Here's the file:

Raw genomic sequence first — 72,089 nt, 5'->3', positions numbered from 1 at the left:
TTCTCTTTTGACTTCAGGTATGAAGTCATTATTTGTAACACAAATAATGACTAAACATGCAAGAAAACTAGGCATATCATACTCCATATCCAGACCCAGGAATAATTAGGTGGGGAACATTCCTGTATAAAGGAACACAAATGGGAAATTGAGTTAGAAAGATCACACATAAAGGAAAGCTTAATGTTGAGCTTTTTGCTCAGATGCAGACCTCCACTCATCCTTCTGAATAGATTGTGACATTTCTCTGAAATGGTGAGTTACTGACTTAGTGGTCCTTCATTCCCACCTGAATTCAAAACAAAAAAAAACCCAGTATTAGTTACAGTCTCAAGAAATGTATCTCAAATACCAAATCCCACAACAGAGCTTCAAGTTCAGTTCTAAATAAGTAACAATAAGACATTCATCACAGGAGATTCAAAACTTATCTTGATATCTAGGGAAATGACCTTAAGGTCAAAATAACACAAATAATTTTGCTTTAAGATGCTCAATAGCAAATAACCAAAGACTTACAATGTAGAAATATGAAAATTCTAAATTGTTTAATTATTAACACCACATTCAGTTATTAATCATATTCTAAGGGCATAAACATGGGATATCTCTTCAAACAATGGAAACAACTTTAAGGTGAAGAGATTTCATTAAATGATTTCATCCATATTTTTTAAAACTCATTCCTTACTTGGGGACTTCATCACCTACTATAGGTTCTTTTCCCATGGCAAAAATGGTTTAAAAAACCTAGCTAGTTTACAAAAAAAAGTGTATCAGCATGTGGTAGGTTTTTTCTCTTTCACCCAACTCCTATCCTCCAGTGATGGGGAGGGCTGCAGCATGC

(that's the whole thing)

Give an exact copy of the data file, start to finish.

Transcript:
Raw genomic sequence first — 72,089 nt, 5'->3', positions numbered from 1 at the left:
TTCTCTTTTGACTTCAGGTATGAAGTCATTATTTGTAACACAAATAATGACTAAACATGCAAGAAAACTAGGCATATCATACTCCATATCCAGACCCAGGAATAATTAGGTGGGGAACATTCCTGTATAAAGGAACACAAATGGGAAATTGAGTTAGAAAGATCACACATAAAGGAAAGCTTAATGTTGAGCTTTTTGCTCAGATGCAGACCTCCACTCATCCTTCTGAATAGATTGTGACATTTCTCTGAAATGGTGAGTTACTGACTTAGTGGTCCTTCATTCCCACCTGAATTCAAAACAAAAAAAAACCCAGTATTAGTTACAGTCTCAAGAAATGTATCTCAAATACCAAATCCCACAACAGAGCTTCAAGTTCAGTTCTAAATAAGTAACAATAAGACATTCATCACAGGAGATTCAAAACTTATCTTGATATCTAGGGAAATGACCTTAAGGTCAAAATAACACAAATAATTTTGCTTTAAGATGCTCAATAGCAAATAACCAAAGACTTACAATGTAGAAATATGAAAATTCTAAATTGTTTAATTATTAACACCACATTCAGTTATTAATCATATTCTAAGGGCATAAACATGGGATATCTCTTCAAACAATGGAAACAACTTTAAGGTGAAGAGATTTCATTAAATGATTTCATCCATATTTTTTAAAACTCATTCCTTACTTGGGGACTTCATCACCTACTATAGGTTCTTTTCCCATGGCAAAAATGGTTTAAAAAACCTAGCTAGTTTACAAAAAAAAGTGTATCAGCATGTGGTAGGTTTTTTCTCTTTCACCCAACTCCTATCCTCCAGTGATGGGGAGGGCTGCAGCATGC